They were from a different part of town, distrustful of university students and their alien culture. Madison police also lacked any riot training; no previous demonstrations had turned violent. When they were summoned on the University of Wisconsin campus for the first time in October 1967, that combination would have bloody consequences.
At the university, student demonstrations typically occasioned a police presence. But before October 1967, that presence was provided by the campus police force. Their chief, Ralph Hanson, was a natural diplomat who tried to understand where the students were coming from, taking sociology courses and reading books on youth alienation. He had taken the job in spring 1965, and his handling of prior campus protests earned high marks from university administrators and even some grudging respect from students, who would serenade him with a play on a popular Burt Bacharach song. "What's it all about, Ralphie?" they would sing. Hanson, who spent the hours before work painting and who never carried a gun, always got a kick out of that. As the Dow demonstrations approached, he did everything he could to minimize the possibility of violence.
The regular Madison police force, by contrast, had little or no rapport with the students. Most of them had grown up on the working-class side of town, and many had gone into the military after finishing high school. To them, the students were pampered anarchists. Detective Tom McCarthy, whose loose tongue and unorthodox methods had gotten him in hot water with the Madison police chief, used to ride the bus to work. One day when a longhaired antiwar student got on the bus, McCarthy told him they could drop an atom bomb on the university and he wouldn't care. Policeman Keith Hackett thought the students were trying to take over his country, and he wasn't about to let that happen.
Directed to Confront Students
On the morning of October 18, as the anti-Dow protest began, Hanson gathered a team of 20 campus police and 20 more off-duty Madison cops. No one had riot gear on, and Hanson told his team that the students were not "a hostile group." But although he kept his cool, Hanson was unable to convince the demonstrators filling the hallway of the Commerce building to disperse. He requested back-up from Chancellor William Sewell, who agreed that the Madison police could be summoned. This had never happened before, but town police had expected the call, and a squad of 30 men was ready to go. The Madison cops wore helmets and carried night sticks, and soon they arrived on campus. Hanson tried to broker a last-minute resolution, but student leaders were unable to agree on a compromise with Sewell. The Chancellor then directed the police to clear the protesters out.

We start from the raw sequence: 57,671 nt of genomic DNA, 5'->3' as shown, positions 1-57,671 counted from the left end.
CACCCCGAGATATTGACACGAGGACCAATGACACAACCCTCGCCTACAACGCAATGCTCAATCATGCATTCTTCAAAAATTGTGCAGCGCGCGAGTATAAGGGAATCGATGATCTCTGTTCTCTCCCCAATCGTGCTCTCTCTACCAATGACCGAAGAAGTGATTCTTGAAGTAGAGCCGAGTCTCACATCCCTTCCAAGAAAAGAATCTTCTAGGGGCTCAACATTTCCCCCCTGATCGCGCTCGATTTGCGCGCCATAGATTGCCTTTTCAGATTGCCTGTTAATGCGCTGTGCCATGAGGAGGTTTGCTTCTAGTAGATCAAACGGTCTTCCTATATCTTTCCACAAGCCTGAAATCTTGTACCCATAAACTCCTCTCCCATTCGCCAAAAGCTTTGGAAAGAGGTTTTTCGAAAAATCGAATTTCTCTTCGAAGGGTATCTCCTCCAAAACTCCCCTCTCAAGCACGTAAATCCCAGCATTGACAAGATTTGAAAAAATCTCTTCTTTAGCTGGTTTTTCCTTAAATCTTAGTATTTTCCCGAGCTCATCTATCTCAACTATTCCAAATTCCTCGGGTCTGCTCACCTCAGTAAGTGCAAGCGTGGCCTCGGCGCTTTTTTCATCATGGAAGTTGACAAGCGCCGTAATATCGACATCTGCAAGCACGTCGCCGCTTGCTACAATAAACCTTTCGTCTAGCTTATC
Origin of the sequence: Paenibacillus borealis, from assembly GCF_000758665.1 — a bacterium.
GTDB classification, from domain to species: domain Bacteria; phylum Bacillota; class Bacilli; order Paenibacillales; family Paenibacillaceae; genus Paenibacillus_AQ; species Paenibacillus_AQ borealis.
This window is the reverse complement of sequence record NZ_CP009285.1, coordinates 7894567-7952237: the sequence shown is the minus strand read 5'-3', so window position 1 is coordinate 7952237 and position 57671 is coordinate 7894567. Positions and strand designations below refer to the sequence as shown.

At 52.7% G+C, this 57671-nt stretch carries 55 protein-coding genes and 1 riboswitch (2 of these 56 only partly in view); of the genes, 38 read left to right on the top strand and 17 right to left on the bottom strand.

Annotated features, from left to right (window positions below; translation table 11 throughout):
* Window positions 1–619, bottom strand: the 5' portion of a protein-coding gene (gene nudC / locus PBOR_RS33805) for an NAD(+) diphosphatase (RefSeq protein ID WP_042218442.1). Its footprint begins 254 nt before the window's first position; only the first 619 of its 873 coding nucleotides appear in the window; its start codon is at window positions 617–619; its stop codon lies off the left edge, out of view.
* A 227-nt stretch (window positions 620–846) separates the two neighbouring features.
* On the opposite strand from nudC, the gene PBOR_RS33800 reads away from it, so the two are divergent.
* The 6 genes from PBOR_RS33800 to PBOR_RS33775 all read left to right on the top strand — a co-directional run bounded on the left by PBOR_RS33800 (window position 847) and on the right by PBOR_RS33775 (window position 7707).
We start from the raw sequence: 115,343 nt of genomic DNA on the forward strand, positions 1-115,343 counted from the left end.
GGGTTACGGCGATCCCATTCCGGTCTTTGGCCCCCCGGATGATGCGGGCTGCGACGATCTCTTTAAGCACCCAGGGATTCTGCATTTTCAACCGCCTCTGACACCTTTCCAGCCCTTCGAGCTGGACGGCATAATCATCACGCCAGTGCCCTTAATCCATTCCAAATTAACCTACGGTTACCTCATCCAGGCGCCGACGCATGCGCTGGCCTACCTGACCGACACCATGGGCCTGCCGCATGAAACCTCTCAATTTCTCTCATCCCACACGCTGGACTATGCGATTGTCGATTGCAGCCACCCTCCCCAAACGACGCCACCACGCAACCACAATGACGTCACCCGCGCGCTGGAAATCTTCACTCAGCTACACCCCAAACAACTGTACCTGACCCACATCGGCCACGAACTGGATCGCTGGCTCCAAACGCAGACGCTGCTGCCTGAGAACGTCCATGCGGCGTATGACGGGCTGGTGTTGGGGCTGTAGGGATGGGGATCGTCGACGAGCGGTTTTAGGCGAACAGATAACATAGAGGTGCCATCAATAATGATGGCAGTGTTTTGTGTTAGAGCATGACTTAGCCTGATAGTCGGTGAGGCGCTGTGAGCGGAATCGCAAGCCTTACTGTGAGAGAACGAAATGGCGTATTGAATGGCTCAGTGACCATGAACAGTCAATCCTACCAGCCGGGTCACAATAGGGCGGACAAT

Beatings with Billy Clubs
As student Jane Brotman recalled, Hanson got on a bullhorn and told the students they had two minutes to leave the building, but only a few seconds elapsed before police smashed the glass doors out front and stormed inside. Hackett, one of the 30 cops, had simply been ordered to clear the building; no one told him how it should be done. And he, like other Madison cops, had no riot training. But once the glass broke, as Hackett put it, "it was a matter of who's going to win." The police had all the billy clubs, and they started to use them, beating both male and female students on their heads, spines, and stomachs. It was, in Brotman's words, "the most brutal and violent thing I have ever witnessed."
Screaming Crowds and Bloody Wounds
Meanwhile, Detective McCarthy had stayed at police headquarters; he wanted nothing to do with the demonstrations. But when a superior ordered him to come down to the protest site, McCarthy went. As he arrived, a rock shattered the window of his car, and things quickly got worse. When McCarthy reached the Commerce building, the hallway had been cleared of students. But an even larger crowd surrounded the cops outside, screaming the Nazi salute Sieg Heil at them. As McCarthy stood there, a brick or shoe hit him in the nose and knocked him unconscious. He and 18 other policemen were taken to the hospital that day, along with 47 students.
The protests at Madison were the first student demonstrations to turn violent -- presaging the coming months of national turmoil over the Vietnam War. Yet, even though their superiors and the University of Wisconsin administrators considered what happened a fiasco, few of the cops involved showed any remorse. When McCarthy went to church that week and heard the priest suggest that people ought to start listening to the students, McCarthy walked out and never spoke to him again. And the cops who stormed Commerce came up with a nickname for themselves, "the Dirty 30," making patches that they wore on their uniforms for years to come.